Little Disasters by Sarah Vaughan: A most exciting, impressive and thought-provoking psychological thriller - book review -

Hospital doctor Liz Trenchard has always thought of her friend Jess as an exemplary, loving mother… but a suspicious head injury found on Jess’s baby daughter sets alarm bells ringing.

Little Disasters
Little Disasters

Hospital doctor Liz Trenchard has always thought of her friend Jess as an exemplary, loving mother… but a suspicious head injury found on Jess’s baby daughter sets alarm bells ringing.

Sarah Vaughan, whose blistering debut novel, Anatomy of a Scandal – a dark slice of contemporary legal and political noir – became an instant bestseller in 2018, is back to chill and thrill readers with a gripping, tension-packed exploration of the shadowy side of motherhood and friendship.

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In a seamless move from political scandal to domestic drama, Vaughan’s emotionally powerful third novel delivers a brutally honest and psychologically astute story about the recognisably authentic fears, anxieties and anguish of those notoriously difficult and trouble-strewn early years of parenting.

At its heart are two women who have forged a decade-old friendship through their shared experiences of pregnancy and motherhood but whose bonds are sorely tested when secrets from the past are revealed, duty is forced to come before friendship, and one of them becomes the focus of a devastating police investigation.

A senior registrar in paediatrics at a busy London hospital, Liz Trenchard is called down from the children’s ward one night to examine a baby girl who has been brought into the A&E department.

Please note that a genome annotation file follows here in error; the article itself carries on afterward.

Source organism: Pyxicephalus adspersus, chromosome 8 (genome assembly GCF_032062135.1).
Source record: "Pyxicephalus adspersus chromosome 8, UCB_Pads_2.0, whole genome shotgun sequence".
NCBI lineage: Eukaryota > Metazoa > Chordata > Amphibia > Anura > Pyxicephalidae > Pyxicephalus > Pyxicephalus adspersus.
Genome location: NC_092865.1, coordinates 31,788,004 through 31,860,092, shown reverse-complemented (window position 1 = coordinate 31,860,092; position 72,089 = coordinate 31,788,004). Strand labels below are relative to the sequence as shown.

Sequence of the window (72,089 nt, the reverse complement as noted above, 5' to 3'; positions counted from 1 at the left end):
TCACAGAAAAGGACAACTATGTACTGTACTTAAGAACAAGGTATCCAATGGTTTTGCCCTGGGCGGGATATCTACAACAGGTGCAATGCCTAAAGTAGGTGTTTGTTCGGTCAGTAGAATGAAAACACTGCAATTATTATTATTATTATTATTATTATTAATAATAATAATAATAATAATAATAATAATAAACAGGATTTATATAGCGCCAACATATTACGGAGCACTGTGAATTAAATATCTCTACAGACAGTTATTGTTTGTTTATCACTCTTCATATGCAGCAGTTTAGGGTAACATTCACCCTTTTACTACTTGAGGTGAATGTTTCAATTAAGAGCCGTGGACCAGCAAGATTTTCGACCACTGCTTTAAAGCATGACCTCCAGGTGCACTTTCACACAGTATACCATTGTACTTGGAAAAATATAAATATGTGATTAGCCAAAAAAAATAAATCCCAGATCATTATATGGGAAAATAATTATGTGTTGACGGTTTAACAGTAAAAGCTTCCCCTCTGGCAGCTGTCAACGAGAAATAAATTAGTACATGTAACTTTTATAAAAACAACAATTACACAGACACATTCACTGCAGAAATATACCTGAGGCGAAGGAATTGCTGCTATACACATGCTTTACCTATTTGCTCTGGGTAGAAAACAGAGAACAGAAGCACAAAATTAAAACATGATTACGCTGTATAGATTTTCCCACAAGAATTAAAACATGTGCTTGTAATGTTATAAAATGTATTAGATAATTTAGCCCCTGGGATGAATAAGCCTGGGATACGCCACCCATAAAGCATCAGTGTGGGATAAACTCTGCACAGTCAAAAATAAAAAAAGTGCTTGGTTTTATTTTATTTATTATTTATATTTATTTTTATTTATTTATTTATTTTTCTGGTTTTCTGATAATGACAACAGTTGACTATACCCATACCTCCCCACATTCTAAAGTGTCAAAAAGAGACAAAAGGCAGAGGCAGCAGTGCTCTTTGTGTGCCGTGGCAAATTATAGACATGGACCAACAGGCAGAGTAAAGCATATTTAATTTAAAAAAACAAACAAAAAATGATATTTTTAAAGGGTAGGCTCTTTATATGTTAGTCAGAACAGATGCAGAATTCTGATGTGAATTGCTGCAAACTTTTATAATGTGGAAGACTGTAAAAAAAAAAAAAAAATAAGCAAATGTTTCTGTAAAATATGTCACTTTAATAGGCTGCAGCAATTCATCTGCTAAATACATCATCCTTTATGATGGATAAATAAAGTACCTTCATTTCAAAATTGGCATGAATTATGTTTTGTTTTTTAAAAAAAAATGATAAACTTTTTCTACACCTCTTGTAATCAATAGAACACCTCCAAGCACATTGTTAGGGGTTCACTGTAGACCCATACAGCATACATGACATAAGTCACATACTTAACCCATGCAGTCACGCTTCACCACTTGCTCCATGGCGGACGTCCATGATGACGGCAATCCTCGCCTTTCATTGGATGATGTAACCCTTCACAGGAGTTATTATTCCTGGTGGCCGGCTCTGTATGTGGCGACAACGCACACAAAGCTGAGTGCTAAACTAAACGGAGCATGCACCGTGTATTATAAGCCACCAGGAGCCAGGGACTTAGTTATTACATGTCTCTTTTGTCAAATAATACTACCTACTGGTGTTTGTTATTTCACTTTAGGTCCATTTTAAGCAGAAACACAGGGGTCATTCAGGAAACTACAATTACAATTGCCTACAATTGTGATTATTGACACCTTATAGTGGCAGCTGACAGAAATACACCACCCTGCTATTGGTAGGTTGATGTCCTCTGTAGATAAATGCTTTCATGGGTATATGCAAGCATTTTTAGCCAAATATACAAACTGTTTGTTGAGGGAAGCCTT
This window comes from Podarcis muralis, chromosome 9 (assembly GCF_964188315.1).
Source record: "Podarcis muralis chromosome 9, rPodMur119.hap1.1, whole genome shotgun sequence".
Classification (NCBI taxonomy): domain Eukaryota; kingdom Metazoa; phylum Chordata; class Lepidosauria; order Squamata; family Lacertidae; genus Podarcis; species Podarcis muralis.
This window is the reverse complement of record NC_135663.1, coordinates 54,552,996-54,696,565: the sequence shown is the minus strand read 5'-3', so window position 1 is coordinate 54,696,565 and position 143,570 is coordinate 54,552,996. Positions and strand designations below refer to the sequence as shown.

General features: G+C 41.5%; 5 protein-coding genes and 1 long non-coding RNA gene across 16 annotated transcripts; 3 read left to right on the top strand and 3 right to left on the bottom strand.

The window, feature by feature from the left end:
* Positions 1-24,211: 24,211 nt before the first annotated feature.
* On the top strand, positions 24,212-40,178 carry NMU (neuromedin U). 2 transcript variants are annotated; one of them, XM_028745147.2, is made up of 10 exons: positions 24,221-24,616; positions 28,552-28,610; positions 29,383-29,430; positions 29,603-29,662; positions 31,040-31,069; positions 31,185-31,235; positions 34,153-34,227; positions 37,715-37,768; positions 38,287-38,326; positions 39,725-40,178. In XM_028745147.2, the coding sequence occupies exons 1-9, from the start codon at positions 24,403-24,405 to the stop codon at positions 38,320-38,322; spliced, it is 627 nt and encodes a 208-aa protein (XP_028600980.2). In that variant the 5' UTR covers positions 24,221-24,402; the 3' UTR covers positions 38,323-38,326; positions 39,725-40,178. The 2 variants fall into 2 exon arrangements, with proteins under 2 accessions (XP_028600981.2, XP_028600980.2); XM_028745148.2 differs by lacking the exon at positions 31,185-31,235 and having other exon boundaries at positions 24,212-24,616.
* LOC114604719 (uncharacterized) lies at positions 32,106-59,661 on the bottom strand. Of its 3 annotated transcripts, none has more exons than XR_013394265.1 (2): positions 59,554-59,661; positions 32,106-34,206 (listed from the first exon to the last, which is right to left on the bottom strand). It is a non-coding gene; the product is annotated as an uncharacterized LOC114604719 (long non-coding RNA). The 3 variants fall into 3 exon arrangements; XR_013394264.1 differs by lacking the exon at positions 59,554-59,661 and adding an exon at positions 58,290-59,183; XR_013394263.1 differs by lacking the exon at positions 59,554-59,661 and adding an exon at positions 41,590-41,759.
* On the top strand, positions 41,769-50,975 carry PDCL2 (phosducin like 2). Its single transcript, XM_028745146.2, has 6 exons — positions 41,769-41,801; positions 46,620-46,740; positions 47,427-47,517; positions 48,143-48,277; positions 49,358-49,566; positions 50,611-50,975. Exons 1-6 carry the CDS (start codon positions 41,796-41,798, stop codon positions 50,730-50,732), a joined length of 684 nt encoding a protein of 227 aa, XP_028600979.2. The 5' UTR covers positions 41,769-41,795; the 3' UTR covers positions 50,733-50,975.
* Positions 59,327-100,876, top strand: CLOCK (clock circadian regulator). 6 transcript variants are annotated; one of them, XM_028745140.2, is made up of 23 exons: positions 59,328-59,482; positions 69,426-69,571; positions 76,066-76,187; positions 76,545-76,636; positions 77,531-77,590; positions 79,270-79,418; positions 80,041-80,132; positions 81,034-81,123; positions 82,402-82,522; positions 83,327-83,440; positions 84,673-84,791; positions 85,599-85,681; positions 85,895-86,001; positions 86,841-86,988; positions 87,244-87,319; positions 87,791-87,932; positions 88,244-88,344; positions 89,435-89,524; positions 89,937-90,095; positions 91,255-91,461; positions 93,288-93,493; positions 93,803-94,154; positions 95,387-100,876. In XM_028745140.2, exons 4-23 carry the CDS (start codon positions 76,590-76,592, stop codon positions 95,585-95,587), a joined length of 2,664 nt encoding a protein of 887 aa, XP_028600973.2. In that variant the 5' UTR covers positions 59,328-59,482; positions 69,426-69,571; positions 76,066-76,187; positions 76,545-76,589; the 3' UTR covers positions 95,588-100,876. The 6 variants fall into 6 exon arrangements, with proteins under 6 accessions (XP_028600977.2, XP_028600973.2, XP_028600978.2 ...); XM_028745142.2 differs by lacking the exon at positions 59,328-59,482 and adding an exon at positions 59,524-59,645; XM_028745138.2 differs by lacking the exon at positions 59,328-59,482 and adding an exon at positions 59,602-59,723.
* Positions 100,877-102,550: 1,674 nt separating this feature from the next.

She is shocked to discover the mother of ten-month-old Betsey is Jess Curtis, the woman she first met ten years ago when they both attended antenatal classes and struck up a friendship which has endured, on and off, through the birth of Liz’s son and daughter, and Jess’s three children.

Since the birth of Betsey, Liz has drifted apart from Jess, who is married to Ed, a hedge fund manager whose high-pressure job often involves him working long hours, but working mum Liz has always considered stay-at-home mum Jess to be an exceptionally good parent with boundless reserves of patience, energy and love.

When Liz finds a swelling on the back of Betsey’s head and a subsequent scan shows she has a fractured skull, Jess seems evasive and defensive about how the baby suffered the injury and as a doctor, Liz knows that the police and social services will have to be informed.

But as dark thoughts about Jess and carefully guarded secrets begin to surface, Liz is left questioning everything she thought she knew about her friend… and about herself.

Vaughan digs deep into the recesses of troubled minds in a tension-packed story which grips from the shocking and deeply disturbing prologue right through to the final, jaw-dropping twist in its devilishly clever tail.

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Each character in this intriguing and often terrifying odyssey is exquisitely drawn as the plot – rich in emotional intuition and hidden truths – thrusts readers into the pain and despair of a scenario which must surely be every mother’s nightmare.

Along the way, Vaughan dares to ask important questions about the mental pressures and lofty expectations of parenthood, and offers answers with compassion, empathy and an insight that can only come from personal experience.

Unsettling, compelling and brilliantly written, Little Disasters looks set to be one of 2020’s most exciting, impressive and thought-provoking psychological thrillers.

(Simon & Schuster, hardback, £14.99)